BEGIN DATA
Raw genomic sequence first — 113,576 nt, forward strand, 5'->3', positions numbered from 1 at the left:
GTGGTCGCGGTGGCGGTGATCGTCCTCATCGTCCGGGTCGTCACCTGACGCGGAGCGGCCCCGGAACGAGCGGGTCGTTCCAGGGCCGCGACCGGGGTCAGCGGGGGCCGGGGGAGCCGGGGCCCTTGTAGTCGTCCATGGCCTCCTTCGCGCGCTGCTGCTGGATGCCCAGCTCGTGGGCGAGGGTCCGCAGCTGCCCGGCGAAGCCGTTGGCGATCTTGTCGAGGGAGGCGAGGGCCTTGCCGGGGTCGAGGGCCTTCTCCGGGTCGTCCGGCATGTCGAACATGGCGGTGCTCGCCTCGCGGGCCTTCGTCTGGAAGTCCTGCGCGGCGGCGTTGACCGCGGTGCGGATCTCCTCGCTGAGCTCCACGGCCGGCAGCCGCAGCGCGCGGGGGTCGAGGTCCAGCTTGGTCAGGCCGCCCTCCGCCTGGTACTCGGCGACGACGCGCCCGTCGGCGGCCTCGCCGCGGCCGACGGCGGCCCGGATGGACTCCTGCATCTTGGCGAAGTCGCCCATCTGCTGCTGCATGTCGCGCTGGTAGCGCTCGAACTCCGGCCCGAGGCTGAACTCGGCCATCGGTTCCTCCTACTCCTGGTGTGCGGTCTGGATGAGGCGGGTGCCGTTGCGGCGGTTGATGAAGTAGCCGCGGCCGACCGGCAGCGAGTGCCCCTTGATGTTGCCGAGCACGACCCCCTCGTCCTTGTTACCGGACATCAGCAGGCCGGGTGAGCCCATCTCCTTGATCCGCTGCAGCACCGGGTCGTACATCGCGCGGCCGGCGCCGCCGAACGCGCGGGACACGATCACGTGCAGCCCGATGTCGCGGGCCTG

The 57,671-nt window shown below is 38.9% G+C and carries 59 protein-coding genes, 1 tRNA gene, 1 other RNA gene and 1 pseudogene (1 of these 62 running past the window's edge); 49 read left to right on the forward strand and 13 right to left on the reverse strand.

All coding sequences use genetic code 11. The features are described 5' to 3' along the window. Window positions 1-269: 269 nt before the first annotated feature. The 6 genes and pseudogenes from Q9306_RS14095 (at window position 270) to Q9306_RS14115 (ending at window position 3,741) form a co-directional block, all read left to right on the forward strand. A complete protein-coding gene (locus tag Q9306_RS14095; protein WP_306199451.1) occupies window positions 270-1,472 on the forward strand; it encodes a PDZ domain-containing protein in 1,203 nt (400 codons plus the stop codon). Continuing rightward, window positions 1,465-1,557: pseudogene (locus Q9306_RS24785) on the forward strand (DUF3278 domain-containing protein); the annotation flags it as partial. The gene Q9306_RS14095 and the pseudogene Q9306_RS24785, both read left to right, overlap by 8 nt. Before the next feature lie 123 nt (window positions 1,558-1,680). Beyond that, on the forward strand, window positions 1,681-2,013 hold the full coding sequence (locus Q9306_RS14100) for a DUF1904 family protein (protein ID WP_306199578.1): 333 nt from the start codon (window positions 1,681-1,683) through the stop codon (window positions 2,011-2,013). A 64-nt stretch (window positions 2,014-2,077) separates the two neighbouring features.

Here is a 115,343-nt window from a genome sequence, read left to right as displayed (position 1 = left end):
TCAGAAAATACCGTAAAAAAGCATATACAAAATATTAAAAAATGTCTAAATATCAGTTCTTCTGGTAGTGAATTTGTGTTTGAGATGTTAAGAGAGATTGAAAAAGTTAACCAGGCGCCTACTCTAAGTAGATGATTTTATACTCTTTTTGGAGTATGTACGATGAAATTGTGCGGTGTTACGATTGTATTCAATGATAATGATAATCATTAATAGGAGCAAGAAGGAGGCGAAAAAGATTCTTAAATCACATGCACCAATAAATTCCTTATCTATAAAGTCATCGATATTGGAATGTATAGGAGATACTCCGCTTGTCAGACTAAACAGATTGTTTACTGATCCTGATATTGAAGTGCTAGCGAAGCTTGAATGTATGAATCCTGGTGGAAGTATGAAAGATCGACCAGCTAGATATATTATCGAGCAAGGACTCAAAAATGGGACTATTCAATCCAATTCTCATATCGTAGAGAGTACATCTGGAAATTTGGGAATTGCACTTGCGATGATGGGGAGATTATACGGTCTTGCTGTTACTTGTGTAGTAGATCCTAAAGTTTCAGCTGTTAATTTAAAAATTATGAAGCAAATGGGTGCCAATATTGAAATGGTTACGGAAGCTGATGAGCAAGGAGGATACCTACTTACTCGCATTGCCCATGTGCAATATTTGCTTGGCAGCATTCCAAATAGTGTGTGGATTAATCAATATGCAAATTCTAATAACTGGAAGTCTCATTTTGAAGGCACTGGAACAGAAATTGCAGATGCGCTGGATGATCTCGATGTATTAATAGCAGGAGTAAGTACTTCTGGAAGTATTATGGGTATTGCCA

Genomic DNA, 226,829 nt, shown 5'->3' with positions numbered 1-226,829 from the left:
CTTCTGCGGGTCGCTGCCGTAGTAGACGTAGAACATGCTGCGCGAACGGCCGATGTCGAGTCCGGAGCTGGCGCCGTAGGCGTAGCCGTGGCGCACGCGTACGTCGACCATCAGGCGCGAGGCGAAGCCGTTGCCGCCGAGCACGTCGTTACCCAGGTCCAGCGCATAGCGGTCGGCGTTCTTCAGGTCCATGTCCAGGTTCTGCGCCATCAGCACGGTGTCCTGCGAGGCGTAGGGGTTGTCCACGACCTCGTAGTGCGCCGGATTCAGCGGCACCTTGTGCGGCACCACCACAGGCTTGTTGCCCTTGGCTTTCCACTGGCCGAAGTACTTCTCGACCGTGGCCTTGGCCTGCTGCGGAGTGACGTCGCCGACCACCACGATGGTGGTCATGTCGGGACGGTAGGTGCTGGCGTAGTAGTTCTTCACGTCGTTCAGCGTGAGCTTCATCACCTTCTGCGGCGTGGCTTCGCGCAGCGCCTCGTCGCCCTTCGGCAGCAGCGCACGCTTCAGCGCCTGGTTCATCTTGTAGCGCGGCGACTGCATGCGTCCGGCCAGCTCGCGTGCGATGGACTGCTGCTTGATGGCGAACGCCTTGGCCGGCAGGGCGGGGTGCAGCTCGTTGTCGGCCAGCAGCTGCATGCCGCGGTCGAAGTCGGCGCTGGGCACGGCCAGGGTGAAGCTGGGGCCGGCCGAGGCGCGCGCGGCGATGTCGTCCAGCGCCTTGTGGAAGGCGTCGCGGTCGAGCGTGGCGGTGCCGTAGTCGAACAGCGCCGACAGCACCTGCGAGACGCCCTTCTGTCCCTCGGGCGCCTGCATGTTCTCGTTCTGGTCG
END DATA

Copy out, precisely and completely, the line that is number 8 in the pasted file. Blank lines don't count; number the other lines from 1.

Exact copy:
CTTCTGCGGGTCGCTGCCGTAGTAGACGTAGAACATGCTGCGCGAACGGCCGATGTCGAGTCCGGAGCTGGCGCCGTAGGCGTAGCCGTGGCGCACGCGTACGTCGACCATCAGGCGCGAGGCGAAGCCGTTGCCGCCGAGCACGTCGTTACCCAGGTCCAGCGCATAGCGGTCGGCGTTCTTCAGGTCCATGTCCAGGTTCTGCGCCATCAGCACGGTGTCCTGCGAGGCGTAGGGGTTGTCCACGACCTCGTAGTGCGCCGGATTCAGCGGCACCTTGTGCGGCACCACCACAGGCTTGTTGCCCTTGGCTTTCCACTGGCCGAAGTACTTCTCGACCGTGGCCTTGGCCTGCTGCGGAGTGACGTCGCCGACCACCACGATGGTGGTCATGTCGGGACGGTAGGTGCTGGCGTAGTAGTTCTTCACGTCGTTCAGCGTGAGCTTCATCACCTTCTGCGGCGTGGCTTCGCGCAGCGCCTCGTCGCCCTTCGGCAGCAGCGCACGCTTCAGCGCCTGGTTCATCTTGTAGCGCGGCGACTGCATGCGTCCGGCCAGCTCGCGTGCGATGGACTGCTGCTTGATGGCGAACGCCTTGGCCGGCAGGGCGGGGTGCAGCTCGTTGTCGGCCAGCAGCTGCATGCCGCGGTCGAAGTCGGCGCTGGGCACGGCCAGGGTGAAGCTGGGGCCGGCCGAGGCGCGCGCGGCGATGTCGTCCAGCGCCTTGTGGAAGGCGTCGCGGTCGAGCGTGGCGGTGCCGTAGTCGAACAGCGCCGACAGCACCTGCGAGACGCCCTTCTGTCCCTCGGGCGCCTGCATGTTCTCGTTCTGGTCG